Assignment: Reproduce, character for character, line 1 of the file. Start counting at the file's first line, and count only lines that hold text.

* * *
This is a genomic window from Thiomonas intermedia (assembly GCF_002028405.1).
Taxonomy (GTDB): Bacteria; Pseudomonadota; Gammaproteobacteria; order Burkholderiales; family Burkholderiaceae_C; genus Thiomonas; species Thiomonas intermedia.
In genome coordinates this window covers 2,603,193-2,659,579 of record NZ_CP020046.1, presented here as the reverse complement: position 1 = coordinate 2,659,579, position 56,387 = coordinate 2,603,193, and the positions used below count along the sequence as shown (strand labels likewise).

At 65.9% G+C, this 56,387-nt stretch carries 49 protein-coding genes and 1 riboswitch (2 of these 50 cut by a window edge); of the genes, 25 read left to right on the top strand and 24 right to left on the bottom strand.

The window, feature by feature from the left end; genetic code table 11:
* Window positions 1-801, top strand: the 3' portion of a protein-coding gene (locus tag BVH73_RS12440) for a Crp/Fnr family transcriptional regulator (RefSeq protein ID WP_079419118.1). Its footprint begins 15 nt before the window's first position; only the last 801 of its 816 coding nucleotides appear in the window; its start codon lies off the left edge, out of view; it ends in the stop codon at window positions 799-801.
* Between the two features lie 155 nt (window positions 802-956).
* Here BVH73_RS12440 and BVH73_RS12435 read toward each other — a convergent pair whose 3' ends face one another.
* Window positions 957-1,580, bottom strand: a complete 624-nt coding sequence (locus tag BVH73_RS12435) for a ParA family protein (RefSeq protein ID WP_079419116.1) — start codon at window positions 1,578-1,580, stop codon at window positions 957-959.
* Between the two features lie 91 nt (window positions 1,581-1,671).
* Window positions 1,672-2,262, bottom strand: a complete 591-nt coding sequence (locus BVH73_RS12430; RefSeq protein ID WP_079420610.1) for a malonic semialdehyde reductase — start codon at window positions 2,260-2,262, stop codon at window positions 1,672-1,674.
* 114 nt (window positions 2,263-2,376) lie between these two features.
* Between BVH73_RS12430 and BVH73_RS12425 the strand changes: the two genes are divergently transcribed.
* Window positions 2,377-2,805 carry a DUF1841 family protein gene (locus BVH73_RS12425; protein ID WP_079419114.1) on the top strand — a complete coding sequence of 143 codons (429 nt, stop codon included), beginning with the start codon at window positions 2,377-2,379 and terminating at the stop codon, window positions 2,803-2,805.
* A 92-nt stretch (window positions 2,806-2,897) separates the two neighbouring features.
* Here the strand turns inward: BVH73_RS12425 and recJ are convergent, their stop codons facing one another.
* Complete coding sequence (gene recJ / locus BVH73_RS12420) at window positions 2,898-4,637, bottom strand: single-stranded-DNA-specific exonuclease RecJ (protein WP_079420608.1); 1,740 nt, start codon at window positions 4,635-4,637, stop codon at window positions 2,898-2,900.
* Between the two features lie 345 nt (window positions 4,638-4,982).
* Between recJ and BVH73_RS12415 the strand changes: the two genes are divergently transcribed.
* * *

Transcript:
This is a genomic window from Thiomonas intermedia (assembly GCF_002028405.1).